This fall, the Westport Historical Society awarded its 300th historic house plaque.
They’re available (for a $300 donation) for any house at least 100 years old; any house within a local historic district (regardless of age), and houses less than a century old if either a special event occurred there, a prominent person lived in it, or it was designed by a noted architect.
The most recent addition — 88 Roseville Road — spotlights a bit of often-overlooked Westport history: the Civil War.
According to historian David Press, the home’s 2nd owner, Benjamin Brotherton, was wounded in that conflict.
In July 1862 — with the war going poorly for the north — President Lincoln called for 600,000 troops. Each state and town had numbers to fill. Henry Penfield Burr of Westport was in charge of our quota. A bounty for soldiers to join was set at $480 per year.
The next month Brotherton joined 50 other enlistees in the 250-man 17th Brigade, Company E.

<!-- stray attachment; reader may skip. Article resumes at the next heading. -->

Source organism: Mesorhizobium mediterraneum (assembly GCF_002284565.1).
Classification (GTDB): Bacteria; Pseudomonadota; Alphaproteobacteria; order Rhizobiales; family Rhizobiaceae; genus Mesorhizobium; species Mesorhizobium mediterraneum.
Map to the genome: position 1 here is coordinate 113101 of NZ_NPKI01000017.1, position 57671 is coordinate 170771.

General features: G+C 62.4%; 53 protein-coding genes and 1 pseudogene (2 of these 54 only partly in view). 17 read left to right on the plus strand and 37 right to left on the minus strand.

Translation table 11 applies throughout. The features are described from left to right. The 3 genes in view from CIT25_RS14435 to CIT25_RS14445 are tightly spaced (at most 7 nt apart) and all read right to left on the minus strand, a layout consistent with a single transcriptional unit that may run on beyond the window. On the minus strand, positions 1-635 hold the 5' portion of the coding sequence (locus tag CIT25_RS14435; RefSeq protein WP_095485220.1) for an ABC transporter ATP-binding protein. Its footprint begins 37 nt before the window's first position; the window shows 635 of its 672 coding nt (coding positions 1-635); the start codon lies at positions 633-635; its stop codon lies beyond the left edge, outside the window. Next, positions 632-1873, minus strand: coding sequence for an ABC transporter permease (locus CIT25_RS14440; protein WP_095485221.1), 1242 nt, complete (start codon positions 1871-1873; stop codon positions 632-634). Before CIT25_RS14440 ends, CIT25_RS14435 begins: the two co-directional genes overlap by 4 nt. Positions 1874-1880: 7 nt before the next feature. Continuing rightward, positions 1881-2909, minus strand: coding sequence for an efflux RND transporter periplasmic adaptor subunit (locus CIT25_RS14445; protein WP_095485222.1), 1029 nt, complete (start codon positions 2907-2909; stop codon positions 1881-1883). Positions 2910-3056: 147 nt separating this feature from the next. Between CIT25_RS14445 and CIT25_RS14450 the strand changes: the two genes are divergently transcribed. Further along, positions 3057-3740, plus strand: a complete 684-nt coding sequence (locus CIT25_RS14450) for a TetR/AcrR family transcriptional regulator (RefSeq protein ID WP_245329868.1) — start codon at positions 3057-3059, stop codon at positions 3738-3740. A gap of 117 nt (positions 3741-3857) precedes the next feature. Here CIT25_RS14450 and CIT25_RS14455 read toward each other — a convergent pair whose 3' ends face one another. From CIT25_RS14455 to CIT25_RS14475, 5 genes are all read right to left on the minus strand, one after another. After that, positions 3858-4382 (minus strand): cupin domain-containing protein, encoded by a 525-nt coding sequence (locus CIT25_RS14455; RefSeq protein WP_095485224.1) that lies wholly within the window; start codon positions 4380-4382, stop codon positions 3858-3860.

He was wounded in Virginia by Stonewall Jackson’s forces,
and also fought in Gettysburg.
Brotherton returned to Westport. In 1866, at age 47, he married 22-year-old Phebe Batterson. Brotherton’s father-in-law, William Batterson, had built the house around 1860, on 15 acres of land. He gave a half-acre to Brotherton as a wedding gift.
Why such little acreage? Bob Weingarten — the WHS house historian, who compiled much of this information — believes it’s because Batterson was an oysterman. He had little need for farmland.
The current owner is Karen Brewer. She’s lived in New York and the UK (in a converted 17th century vicarage), but with friends and family in Westport — and an admiration for the town, its architecture and history — she’s long wanted to live here.
When the company she worked for moved to Stamford, she found a house with “a sense of time and place inherent in things that are not brand new.”
It was a challenge. The house had been renovated by a builder, and maintained none of the original details. Brewer spent the last 2 years developing a plan. So far, she’s focused on the mechanicals and interior cosmetic changes. This spring, she hopes to restore the original exterior wood siding.
Brewer is a banker — not a farmer, oysterman or soldier. But she cherishes the heritage of her home. And she’s doing her best to preserve it
Now she’s got a historic plaque to honor it too.